The results presented here indicate that the changes caused by MCP-1 in microglia may not be responsible for the neuronal damage observed in certain situations where MCP-1 expression is elevated, and support the hypothesis which proposes a neuroprotective role for MCP-1.
Fetal calf serum (< 10 EU endotoxin per mL), basal medium Eagle, neurobasal medium (NBM), DMEM, DMEM-F12 and the B27 without antioxidants supplements for cell cultures were from GIBCO Life Technologies (Carlsbad, CA, USA). LPS from Escherichia coli 0111:B4 for cell treatments and glutamine, gentamicin, penicillin and streptomycin for cell cultures were from Sigma (St. Louis, MO, USA). Recombinant rat MCP-1 for cell treatments was from Peprotech (Rocky Hill, NJ, USA). Trizol© for RNA isolation, Taq polymerase for cDNA synthesis and cDNA synthesis reagents were from Invitrogen (Carlsbad, CA, USA).
All experimental protocols followed the guidelines of the Animal Welfare Committee of the Universidad Complutense according to European legislation (2003/65/EC).
Rat cortical microglial cells were obtained as described previously . Briefly, 1-day-old Wistar rats (Harlan Iberica) were used. Enriched cultures of microglia were prepared from primary mixed cultures of rat cortical glial cells, plated in T-75-cm2 flasks in DMEM containing 10% FCS and antibiotics (100 IU/ml penicillin and 100 mg/ml streptomycin; Sigma), and incubated at 37°C in a humidified atmosphere containing 5% CO2. Briefly, microglial cells were detached from the astrocyte monolayer by gentle shaking 11-13 days after the dissection. The cells were plated at 4·105 cells/ml in 6.5 mm Transwell© inserts (100 μl/well), 24 (500 μl/well) or 96 (100 μl/well)-well plates. Under these conditions, the cultures were 95-98% Mac-1 positive. All experiments were carried out in 10% FCS/DMEM-F12.
Primary cultures of cortical neurons were prepared as described , with some modifications. Brains were removed from fetal Wistar rats (Harlan Iberica) at embryonic day 16, and the cortical area was dissected. Neurons were mechanically dissociated in 80% basal medium Eagle containing 33 mmol/L glucose, 2 mmol/L glutamine, 16 mg/L gentamicin, 10% horse serum, and 10% fetal calf serum and plated at 1·106 cells/ml in poly-L-lysine-precoated, 12, 24 or 96-multiwell plates. The medium was replaced 24 h later with serum-free NBM supplemented with 0.5 mmol/L glutamine and complete B27 without antioxidants to reduce glial contamination and after 4 days 50% of the medium was replaced with fresh NBM. Cultures consisted of 98 ± 2% NeuN-positive cells. After 9 days in vitro, inserts (0.4 μm pore size) containing microglia in 10% FCS/DMEM-F12 were placed over the neurons (this system allowed for the transfer of material from one side of the membrane to the other while preventing direct contact of both cell cultures). 24 h later, the media in the inserts were replaced by new ones containing different treatments. After 24 h cell viability was assessed by LDH measurements.
NO production was measured indirectly by nitrite measurement in the cell culture media. An aliquot of the cell culture media (80 μl) was mixed with 40 μl of Griess reagent and the absorbance was measured at 550 nm.
Cell viability was assessed by measurement of released lactate dehydrogenase (LDH), using the CytoTox-96 kit from Promega (Madison, WI, USA) according to the manufacturer's instructions.
IL-1β levels in the incubation medium were detected using a specific enzyme-linked immunosorbent assay (ELISA) for rat IL-1β, carried out according to the manufacturer's instructions (R&D Systems, Inc.). Briefly, the medium was collected from the microglial cells and stored at -80°C until the day of the assay (avoiding repeated freeze-thaw cycles). A standard curve was generated during each assay in the concentration range 0-1,000 pg/ml using the rat IL-1β standard provided in the kit. The minimum detectable dose of IL-1β was 5 pg/ml.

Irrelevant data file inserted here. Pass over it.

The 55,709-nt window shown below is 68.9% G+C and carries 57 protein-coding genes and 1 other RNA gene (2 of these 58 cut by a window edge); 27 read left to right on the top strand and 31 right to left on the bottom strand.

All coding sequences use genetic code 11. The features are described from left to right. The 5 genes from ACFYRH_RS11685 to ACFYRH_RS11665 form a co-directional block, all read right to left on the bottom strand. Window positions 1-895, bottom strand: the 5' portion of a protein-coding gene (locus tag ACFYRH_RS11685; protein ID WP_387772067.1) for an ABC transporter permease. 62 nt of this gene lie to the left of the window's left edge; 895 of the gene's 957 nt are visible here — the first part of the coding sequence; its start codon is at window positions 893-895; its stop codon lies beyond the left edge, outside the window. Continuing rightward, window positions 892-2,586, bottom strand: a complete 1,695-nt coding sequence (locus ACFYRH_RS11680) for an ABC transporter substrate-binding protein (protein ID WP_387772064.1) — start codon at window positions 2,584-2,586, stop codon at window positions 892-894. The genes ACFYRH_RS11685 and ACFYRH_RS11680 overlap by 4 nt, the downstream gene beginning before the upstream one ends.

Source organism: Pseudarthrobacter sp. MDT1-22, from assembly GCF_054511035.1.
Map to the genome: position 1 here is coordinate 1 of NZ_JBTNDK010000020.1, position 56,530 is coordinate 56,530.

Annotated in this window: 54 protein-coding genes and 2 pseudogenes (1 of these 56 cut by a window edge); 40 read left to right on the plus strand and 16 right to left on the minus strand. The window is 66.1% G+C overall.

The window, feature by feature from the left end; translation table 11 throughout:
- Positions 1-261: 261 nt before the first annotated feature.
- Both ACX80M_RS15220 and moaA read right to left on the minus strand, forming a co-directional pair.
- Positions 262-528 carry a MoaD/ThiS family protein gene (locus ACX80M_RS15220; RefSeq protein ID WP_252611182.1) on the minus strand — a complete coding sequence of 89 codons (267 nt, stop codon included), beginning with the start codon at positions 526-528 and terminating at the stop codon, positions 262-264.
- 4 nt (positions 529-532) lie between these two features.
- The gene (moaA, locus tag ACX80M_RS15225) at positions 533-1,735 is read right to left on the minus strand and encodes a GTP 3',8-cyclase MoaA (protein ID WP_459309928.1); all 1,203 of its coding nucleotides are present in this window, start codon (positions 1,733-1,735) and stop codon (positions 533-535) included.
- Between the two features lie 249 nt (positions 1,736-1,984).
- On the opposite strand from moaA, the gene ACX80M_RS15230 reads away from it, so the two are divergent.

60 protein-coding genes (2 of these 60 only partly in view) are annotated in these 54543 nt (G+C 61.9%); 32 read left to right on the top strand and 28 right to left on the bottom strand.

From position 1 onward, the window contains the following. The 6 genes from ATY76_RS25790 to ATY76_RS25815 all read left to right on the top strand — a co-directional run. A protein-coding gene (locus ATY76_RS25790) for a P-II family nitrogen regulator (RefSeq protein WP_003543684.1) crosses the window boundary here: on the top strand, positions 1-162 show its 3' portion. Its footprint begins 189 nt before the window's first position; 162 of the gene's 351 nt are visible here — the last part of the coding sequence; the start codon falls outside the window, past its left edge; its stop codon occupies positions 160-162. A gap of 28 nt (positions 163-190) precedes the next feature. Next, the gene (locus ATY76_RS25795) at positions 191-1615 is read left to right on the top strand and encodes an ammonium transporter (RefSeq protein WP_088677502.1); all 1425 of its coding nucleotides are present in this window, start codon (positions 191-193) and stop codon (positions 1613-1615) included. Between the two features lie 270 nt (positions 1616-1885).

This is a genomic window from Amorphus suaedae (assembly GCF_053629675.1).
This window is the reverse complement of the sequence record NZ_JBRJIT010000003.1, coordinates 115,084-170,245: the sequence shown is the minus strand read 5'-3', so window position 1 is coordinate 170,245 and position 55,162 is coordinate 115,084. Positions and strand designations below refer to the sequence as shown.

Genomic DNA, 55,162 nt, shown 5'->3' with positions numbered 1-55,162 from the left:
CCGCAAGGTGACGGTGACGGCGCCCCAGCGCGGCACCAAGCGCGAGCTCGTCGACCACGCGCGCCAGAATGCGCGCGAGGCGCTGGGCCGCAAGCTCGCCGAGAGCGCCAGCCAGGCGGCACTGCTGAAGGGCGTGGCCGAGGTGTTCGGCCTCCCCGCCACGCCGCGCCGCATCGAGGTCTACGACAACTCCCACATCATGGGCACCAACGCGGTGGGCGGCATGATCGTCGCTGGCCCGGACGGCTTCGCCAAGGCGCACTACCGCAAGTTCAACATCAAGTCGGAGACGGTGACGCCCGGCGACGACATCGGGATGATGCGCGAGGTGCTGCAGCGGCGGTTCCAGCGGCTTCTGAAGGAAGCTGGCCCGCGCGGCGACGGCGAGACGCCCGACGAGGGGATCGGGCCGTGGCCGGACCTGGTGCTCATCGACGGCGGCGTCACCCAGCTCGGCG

IL-6 levels in the incubation medium were detected using a specific enzyme-linked immunosorbent assay (ELISA) for rat IL-6, carried out according to the manufacturer's instructions (BD Biosciences). Briefly, the medium was collected from the microglial cells and stored at -80°C until the day of the assay (avoiding repeated freeze-thaw cycles). A standard curve was generated during each assay in the concentration range 0-5,000 pg/ml using the rat IL-6 standard provided in the kit. The assay detection limits were of 78-5000 pg/mL.
BrdU Incorporation Assay
DNA synthesis was measured using a bromodeoxyuridine (BrdU) Cell Proliferation Kit (Calbiochem, Darmstadt, Germany). BrdU labeling solution was added to the cells in combination with the different treatments and incubated for 24 h. After removal of the culture medium, the cells were fixed, permeabilized and the DNA denatured. Anti-BrdU antibody was then added before the addition of the mouse IgG-peroxidase conjugate. The signal was developed with tetramethylbenzidine solution in darkness. Absorbance in each well was measured using a spectrophotometric plate reader at 450 nm with a reference wavelength at 595 nm.
Total cytoplasmic RNA was prepared from cells using TRIZOL© reagent (Invitrogen); aliquots were converted to cDNA using random hexamer primers. Quantitative changes in mRNA levels were estimated by real time PCR(Q-PCR) using the following cycling conditions: 35 cycles of denaturation at 95°C for 10 s, annealing at 58-61°C for 15 s depending on the specific set of primers, and extension at 72°C for 20 s. Reactions were carried out in the presence of SYBR green (1:10000 dilution of stock solution from Molecular Probes, Eugene, OR, USA), carried out in a 20- μL reaction in a Corbett Rotor-Gene (Corbett Research, Mortlake, NSW, Australia). The primers used for NOS2 were: forward: 5'-AGCA ACA TTT GGC AAT GGAGAC TGC-3' and reverse: 5'-AGC AAA GGC ACA GAA CTG AGG GTA-3'. The primers used for MIP1α were: forward: 5'-CAG AAC ATT CCT GCC ACC TGC AAA-3' and reverse: 5'-AGG AAT GTG CCC TGA GGT CTT TCA-3'. The primers used for Cyclin D1 were: forward: 5'-TGC TGC AAA TGG AAC TGC TTC TGG-3' and reverse: 5'-AAG GTC TGT GCA TGT TTG CGG ATG-3'. The primers used for CDK4 were: forward: 5'-ACG CCT GTG GAT ATG TGG AGT GTT-3' and reverse: 5'-AGT CGT CTT CTG GAG GCA ATC CAA-3'. The primers used for PCNA were: forward: 5'-AGC AAC TTG GAA TCC CAG AAC AGG-3' and reverse: 5'-TAA GGT CCC GGC ATA TAC GTG CAA-3'. The primers used for IL1β were: forward: 5'-ACC TGC TAG TGT GTG ATG TTC CCA-3' and reverse: 5'-AGG TGG AGA GCT TTC AGC TCA CAT-3'. The primers used for IGF-1 were: forward: 5'-CCG CTG AAG CCT ACA AAG TC-3' and reverse: 5'-GGA AAT GCC CAT CTC TGA AA-3'. The primers used for bFGF were: forward: 5'-GAA CCG GTA CCT GGC TAT GA-3' and reverse: 5'-CCG TTT TGG ATC CGA GTT TA-3'. The primers used for IL6 were: forward: 5'-AAC TCC ATC TGC CCT TCA GGA ACA-3' and reverse: 5'-AAG GCA GTG GCT GTC AAC AAC ATC-3'. The primers used for GAPDH were: forward: 5'-TGC ACC ACC AAC TGC TTA GC-3 and reverse: 5'-GGC ATG GAC TGT GGT CAT GAG-3'. Relative mRNA concentrations were calculated from the take-off point of reactions using included software, and GAPDH levels were used to normalize data.